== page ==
This NBC Special originated at WRC-TV in Washington, D.C., but was broadcast on the network beginning at 1:30 pm CT. It was listed as "Dedication-WRC-TV." The special was broadcast over mid-Illinois on WICS, WEEK-TV, KSD-TV, and WNBQ-TV, all in color.

Price is Right segment/"Kraft Music Hall-Milton Berle Show" (1958) NBC

KraftMusicHall-MiltonBerle-NBC, 1958-1008.jpg

(Top left): Ad for "Milton Berle" on the "Kraft Music Hall" from St. Louis Post-Dispatch for KSD-TV

(Top right): Listings from the St. Louis Post-Dispatch with Channel 5, KSD-TV

(Bottom Right): Listings for Oct 8, 1958, from the Bloomington Pantagraph


This video is the oldest surviving entertainment color videotape! Milton Berle owned it, and his widow donated it to the UCLA archive. This archived videotape (just posted April 29, 2024) was played at DC Video on an Ampex AVR-1 using special circuit modifications developed at DC Video laboratory. According to DC Video, it was shot using RCA TK-41 color cameras through an RCA color switcher.

"The Dinah Shore Chevy Show" on Easter of 1959 would have been seen on WICS, WEEK-TV, WGEM-TV, and KSD-TV.

The Dinah Shore Show (1958) NBC

This video is from a live broadcast of "The Dinah Shore Show" on Sunday, November 9, 1958. This 2" quad tape is the third oldest surviving color videotape. It was recorded at NBC Burbank on the RCA TRT-1 2" quad color VTR using the RCA "color labs" low-band proprietary recording system. It was played at DC Video on an Ampex AVR-1 using special circuit modifications developed at DC Video.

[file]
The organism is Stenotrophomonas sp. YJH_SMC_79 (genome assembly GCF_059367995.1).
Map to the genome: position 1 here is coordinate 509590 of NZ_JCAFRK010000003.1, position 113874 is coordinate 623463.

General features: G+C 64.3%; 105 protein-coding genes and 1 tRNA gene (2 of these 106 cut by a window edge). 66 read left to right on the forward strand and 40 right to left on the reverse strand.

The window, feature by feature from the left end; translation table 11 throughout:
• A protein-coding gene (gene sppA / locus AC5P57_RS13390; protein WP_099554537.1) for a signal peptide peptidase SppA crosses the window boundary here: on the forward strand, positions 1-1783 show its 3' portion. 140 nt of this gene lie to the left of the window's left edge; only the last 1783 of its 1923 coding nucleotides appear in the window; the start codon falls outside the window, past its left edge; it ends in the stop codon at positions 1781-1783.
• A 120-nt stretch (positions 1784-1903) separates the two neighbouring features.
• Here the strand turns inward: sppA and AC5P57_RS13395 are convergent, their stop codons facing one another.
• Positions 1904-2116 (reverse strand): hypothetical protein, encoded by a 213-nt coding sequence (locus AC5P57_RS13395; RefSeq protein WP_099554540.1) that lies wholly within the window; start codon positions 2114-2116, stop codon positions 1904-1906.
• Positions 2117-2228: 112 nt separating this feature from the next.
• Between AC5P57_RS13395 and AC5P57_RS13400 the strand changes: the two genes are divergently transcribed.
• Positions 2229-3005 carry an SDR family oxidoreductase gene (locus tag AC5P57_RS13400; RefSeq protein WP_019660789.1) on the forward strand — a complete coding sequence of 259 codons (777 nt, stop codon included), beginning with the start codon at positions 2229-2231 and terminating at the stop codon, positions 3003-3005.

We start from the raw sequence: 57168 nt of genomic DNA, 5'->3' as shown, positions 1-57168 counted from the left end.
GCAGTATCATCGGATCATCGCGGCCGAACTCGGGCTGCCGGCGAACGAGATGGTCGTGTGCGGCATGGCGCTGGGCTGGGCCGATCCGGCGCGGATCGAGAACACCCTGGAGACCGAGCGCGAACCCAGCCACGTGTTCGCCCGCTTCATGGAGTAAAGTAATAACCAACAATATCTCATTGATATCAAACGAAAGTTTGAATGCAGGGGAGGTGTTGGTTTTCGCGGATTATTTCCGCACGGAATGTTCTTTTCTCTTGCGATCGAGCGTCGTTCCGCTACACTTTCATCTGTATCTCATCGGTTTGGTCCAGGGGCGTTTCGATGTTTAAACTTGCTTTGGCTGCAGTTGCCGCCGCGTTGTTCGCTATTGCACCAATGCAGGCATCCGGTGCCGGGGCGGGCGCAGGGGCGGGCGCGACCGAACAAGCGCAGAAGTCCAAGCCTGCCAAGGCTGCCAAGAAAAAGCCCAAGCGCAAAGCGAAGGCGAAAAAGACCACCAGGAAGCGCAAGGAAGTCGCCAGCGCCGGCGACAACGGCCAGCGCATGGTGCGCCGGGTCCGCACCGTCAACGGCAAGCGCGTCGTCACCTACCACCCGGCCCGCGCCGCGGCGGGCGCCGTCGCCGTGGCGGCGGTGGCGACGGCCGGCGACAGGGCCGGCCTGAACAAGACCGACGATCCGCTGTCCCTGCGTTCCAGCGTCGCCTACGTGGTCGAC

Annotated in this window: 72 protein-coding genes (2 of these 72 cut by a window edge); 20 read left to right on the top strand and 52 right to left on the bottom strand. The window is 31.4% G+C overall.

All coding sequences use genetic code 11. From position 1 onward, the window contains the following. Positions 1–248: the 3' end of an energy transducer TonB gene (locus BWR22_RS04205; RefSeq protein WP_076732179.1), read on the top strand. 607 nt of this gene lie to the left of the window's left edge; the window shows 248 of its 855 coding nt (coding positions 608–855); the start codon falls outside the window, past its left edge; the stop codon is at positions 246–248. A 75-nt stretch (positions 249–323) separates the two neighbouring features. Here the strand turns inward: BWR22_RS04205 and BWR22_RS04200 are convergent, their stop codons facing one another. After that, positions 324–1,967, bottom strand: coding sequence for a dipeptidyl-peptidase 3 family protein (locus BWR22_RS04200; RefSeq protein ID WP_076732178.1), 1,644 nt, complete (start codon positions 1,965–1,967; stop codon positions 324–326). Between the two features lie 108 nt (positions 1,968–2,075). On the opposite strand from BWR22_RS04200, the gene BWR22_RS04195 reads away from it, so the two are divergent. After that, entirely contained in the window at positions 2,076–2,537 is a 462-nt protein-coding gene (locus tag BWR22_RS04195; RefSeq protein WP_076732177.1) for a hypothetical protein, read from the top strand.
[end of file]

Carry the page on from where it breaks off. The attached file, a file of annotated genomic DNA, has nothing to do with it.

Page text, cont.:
Dinah Shore Show-1958-1109.jpg

(Right):  From the Bloomington Pantagraph TV listings for

Nov 9, 1958

This 3-minute segment was taken from the show, which is unavailable on YouTube. Research Video (DC Video) magnificently restored the program shown here. It looks like it was just recorded and is an excellent-quality video! 

The broadcast above would have been seen throughout mid-Illinois on WICS, WEEK-TV, WGEM-TV and KSD-TV. The Bloomington Pantagraph newspaper listing shows it aired on WNBQ-TV, WICS, and WEEK-TV.

Dinah Shore Chevy Show (1959) NBC

Dinah Shore Chevy Show-1959-0329.jpg

(Above): From the Bloomington Pantagraph TV listings for March 29, 1959.

This program segment of "The Dinah Shore Chevy Show" was broadcast over the NBC Television Network on Easter Sunday, March 29, 1959.